The Wider World
Opt for fresh food over fast food. For some kids, weight problems are made worse not so much by what’s happening in the home but what’s available outside it. Many Hispanic families live in communities where healthy choices are scant and sweets and treats are all too accessible. Latino kids are more likely than other children to attend schools near fast-food restaurants and convenience stores. And tempting advertisements draw them in. In 2009, a research team from the University of California in Los Angeles and several other universities found that outdoor ads for fast food and sugary drinks are up to nine times more prevalent in low-income Latino neighborhoods than in high-income white areas. These convenience foods can tempt time-and cash-strapped parents too. “When you realize you can feed your family 3,000 calories for $8, that’s tough to pass up,” Dr. Mendoza says.
If healthy, affordable food seems hard to come by, carve out time to travel to the closest supermarket you can, and be choosier when you get there, Dr. Rosado urges. Local, in-season produce tends to taste best and cost less, but frozen or canned fruits and vegetables are fine substitutes, he says. Beans and brown rice are inexpensive and nourishing. “It’s hard work and frustrating, but once you realize you’re up against a system that will try to get you to buy unhealthy food that costs more than it should, you can make a game out of it,” Dr. Rosado says. “Bring your kids and show them how the cereals on the middle shelves are more expensive and often have more sugar. Then encourage them to pick a choice from the bottom shelf instead and see how much you saved in money and calories.”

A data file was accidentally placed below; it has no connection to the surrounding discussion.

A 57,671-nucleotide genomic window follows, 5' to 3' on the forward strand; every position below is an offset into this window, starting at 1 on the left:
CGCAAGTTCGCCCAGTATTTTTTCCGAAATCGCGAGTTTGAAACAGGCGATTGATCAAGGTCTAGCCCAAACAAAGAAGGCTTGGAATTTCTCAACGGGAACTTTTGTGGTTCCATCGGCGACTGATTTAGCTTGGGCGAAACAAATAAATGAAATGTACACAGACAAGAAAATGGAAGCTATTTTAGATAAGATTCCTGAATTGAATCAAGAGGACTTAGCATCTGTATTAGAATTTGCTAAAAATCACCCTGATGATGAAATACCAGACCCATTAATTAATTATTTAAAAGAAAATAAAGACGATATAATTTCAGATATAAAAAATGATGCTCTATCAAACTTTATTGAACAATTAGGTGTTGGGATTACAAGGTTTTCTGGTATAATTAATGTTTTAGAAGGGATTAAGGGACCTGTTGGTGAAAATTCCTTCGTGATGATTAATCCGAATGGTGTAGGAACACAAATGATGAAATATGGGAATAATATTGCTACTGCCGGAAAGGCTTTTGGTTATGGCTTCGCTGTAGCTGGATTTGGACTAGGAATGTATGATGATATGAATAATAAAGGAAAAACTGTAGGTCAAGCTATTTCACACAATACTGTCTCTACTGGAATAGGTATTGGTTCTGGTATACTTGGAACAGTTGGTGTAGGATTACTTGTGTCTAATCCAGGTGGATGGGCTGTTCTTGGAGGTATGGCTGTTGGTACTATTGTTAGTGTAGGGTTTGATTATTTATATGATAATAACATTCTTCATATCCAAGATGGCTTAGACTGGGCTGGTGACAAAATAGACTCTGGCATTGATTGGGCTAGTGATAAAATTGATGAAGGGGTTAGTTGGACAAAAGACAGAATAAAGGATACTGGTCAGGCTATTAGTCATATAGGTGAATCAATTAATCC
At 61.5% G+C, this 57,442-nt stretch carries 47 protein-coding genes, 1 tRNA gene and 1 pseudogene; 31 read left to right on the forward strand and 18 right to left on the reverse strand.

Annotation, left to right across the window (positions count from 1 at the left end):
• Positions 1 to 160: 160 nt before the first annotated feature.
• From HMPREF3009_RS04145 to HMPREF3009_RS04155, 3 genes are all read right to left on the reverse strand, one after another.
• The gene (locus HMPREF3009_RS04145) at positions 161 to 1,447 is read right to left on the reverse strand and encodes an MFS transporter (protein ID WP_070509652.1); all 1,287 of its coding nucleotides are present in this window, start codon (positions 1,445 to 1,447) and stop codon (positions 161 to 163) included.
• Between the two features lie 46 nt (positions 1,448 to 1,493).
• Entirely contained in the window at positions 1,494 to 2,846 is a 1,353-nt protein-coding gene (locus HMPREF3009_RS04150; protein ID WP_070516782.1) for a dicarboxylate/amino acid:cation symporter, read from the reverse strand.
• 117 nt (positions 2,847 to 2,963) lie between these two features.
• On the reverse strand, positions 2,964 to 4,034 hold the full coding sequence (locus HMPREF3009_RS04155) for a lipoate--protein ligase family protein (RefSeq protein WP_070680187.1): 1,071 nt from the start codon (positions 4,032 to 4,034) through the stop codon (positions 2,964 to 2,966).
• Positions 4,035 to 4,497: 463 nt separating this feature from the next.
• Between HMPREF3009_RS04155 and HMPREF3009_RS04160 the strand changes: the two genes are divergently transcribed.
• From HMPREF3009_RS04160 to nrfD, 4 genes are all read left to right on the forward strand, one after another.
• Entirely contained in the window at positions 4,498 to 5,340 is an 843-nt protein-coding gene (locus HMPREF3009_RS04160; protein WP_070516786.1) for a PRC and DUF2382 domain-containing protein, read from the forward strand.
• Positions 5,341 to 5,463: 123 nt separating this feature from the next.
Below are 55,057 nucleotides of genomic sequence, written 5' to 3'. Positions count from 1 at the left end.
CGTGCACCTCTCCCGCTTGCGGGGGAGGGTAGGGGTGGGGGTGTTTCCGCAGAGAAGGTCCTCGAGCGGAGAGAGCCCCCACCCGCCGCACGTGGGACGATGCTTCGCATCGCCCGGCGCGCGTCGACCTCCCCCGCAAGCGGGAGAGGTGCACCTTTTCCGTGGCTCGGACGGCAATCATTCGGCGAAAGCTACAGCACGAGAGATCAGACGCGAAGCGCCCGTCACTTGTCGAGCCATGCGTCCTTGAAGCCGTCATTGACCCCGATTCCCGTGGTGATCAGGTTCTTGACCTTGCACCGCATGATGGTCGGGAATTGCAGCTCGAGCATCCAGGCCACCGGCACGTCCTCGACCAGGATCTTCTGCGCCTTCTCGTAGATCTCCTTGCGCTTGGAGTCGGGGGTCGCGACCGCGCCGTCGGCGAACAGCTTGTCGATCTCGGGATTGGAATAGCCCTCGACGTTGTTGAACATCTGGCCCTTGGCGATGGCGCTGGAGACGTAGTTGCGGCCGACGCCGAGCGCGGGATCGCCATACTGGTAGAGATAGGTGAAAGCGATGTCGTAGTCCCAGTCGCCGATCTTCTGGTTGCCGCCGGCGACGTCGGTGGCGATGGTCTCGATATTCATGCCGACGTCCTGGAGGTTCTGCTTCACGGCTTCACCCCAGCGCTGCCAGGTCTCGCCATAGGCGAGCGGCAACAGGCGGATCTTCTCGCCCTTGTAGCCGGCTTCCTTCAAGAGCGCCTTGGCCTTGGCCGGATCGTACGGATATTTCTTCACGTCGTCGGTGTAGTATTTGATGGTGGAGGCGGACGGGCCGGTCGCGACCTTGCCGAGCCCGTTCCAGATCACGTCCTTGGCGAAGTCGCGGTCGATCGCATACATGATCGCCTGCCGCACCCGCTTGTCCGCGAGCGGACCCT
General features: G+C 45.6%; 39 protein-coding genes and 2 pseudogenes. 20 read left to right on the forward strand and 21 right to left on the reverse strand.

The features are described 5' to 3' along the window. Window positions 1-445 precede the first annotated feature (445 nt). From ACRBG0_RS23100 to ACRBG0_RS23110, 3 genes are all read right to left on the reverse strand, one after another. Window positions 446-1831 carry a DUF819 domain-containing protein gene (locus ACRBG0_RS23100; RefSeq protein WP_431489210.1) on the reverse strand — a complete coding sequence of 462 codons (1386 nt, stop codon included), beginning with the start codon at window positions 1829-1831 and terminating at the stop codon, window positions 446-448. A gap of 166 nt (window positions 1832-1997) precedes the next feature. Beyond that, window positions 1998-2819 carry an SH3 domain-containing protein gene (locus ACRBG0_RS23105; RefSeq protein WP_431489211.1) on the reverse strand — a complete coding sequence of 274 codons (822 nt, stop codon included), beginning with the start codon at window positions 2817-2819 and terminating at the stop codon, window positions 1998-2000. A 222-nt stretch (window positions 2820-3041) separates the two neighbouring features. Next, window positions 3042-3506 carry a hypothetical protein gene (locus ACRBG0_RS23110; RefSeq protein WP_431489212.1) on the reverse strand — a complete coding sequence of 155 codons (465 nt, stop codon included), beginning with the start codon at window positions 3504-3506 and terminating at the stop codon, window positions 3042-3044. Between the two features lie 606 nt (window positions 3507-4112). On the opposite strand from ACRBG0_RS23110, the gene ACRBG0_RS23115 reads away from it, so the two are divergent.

Shop smarter. Casillas found that something as simple as making a list made a big difference in shopping smarter. “I used to just go to the store and throw whatever I thought my kids would like to eat in the cart,” she says. “Now, I buy foods that are more nutritious and our bill is less than it used to be.”
Fit in exercise. It might also take extra work to find places in your neighborhood where kids can exercise. “Over and over again, I hear Latina moms say that they just don’t think there are enough safe spaces where they can send their kids out to play,” says Dr. Ramirez. Not surprisingly, children who live in neighborhoods their moms consider unsafe tend to watch more TV, which is associated with higher rates of obesity. For these families, a brisk 30-minute family walk after meals is a good bet. This not only helps get kids’ hearts pumping, but it also allows you to literally “walk the walk” when it comes to teaching kids the benefit of physical activity. “The best way to help kids lead a happy life is to model a healthy lifestyle yourself,” Dr. Ramirez says.